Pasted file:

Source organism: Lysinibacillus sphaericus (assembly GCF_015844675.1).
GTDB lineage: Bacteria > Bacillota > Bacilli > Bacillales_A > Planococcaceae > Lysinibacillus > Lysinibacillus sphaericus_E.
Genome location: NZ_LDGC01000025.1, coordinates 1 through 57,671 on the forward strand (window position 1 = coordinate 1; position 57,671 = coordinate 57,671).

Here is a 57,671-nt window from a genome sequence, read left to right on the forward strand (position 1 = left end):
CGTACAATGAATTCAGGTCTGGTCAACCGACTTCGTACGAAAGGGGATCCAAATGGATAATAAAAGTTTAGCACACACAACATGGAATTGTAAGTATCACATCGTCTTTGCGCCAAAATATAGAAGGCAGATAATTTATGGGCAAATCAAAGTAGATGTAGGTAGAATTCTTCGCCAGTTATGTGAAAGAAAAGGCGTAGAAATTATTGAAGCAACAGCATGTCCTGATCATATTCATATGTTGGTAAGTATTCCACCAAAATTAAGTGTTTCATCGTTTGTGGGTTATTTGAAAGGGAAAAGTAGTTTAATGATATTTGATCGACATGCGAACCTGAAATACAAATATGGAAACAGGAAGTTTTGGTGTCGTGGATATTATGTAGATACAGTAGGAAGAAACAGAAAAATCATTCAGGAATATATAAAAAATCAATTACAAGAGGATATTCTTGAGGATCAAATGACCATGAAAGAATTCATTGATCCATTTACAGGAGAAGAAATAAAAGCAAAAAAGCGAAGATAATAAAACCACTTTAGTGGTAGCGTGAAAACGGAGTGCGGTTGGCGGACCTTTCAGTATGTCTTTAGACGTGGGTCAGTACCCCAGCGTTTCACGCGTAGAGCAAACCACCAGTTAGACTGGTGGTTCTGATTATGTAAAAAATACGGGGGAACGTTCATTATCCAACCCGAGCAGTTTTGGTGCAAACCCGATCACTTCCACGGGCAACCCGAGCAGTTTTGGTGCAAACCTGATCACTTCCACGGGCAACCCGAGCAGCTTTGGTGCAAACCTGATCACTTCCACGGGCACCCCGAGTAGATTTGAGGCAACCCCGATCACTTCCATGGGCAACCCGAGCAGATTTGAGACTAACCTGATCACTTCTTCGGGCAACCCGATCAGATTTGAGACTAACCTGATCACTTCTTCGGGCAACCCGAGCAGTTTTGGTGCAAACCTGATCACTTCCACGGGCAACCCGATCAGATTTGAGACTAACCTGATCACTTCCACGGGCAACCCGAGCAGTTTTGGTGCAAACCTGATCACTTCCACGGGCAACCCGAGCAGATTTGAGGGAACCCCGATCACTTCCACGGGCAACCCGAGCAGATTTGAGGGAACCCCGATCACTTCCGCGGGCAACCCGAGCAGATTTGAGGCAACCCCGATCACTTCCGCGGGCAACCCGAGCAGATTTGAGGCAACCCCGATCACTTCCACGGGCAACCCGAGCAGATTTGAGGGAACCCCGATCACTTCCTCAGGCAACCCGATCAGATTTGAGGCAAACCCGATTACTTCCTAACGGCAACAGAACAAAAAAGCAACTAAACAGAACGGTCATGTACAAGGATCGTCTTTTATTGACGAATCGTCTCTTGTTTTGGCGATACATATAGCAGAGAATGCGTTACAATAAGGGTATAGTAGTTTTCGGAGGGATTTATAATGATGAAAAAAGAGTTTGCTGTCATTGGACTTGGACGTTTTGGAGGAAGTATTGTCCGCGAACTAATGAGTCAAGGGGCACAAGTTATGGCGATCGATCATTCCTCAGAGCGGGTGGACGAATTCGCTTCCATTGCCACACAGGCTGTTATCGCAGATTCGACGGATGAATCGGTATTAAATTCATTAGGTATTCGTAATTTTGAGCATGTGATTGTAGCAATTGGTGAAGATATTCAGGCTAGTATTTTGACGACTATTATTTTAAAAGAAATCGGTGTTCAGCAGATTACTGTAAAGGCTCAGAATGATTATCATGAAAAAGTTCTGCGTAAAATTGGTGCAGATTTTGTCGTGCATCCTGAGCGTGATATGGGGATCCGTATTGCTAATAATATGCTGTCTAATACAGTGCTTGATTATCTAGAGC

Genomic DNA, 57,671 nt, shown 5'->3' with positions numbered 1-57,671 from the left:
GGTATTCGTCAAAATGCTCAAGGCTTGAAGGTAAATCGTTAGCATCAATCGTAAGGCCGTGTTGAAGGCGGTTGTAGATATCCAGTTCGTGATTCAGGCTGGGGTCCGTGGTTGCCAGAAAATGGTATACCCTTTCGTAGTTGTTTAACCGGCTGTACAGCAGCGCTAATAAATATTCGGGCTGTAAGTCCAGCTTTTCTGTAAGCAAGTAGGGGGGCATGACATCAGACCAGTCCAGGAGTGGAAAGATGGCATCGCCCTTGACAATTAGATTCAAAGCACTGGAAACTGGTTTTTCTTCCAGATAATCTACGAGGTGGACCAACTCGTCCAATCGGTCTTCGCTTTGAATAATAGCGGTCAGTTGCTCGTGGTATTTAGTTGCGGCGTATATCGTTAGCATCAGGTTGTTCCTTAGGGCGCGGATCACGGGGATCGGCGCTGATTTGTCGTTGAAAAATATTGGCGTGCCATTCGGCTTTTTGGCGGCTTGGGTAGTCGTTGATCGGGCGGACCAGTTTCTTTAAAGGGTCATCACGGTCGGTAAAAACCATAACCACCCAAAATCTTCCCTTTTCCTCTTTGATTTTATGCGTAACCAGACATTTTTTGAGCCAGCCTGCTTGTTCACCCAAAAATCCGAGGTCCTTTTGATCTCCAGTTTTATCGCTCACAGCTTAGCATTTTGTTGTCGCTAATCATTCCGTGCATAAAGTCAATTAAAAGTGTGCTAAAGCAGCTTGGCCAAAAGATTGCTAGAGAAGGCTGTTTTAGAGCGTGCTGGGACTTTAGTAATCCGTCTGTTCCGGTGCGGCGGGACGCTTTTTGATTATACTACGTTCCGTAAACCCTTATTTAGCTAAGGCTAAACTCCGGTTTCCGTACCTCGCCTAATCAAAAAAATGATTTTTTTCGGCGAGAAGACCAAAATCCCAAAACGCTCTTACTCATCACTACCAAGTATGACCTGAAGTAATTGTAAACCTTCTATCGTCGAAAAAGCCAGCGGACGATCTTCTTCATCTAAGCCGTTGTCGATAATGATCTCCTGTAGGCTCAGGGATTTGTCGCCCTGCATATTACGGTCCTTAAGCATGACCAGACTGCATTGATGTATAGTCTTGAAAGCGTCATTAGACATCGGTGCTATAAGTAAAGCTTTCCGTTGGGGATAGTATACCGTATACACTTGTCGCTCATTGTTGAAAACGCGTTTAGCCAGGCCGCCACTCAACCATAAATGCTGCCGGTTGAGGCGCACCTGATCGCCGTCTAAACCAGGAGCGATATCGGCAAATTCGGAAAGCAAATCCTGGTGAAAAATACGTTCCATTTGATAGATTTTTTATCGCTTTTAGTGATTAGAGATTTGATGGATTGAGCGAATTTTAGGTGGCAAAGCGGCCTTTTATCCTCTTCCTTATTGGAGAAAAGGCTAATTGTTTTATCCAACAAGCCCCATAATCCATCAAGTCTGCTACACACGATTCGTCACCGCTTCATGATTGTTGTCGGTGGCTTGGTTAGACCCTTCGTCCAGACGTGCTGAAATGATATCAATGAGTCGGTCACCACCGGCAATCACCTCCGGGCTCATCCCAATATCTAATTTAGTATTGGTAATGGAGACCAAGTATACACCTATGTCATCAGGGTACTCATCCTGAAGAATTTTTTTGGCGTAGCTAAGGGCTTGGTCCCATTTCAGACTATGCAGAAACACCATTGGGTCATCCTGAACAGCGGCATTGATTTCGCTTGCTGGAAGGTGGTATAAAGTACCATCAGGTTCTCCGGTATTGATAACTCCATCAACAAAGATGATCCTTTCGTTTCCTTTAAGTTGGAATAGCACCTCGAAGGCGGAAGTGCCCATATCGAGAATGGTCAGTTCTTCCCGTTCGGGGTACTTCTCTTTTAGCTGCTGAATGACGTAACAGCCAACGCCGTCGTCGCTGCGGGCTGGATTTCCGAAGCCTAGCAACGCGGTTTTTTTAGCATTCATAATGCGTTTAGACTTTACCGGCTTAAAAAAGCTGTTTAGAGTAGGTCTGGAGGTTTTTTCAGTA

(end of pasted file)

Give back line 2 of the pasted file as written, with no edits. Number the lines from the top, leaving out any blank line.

GTDB lineage: Bacteria > Bacillota > Bacilli > Bacillales_A > Planococcaceae > Lysinibacillus > Lysinibacillus sphaericus_E.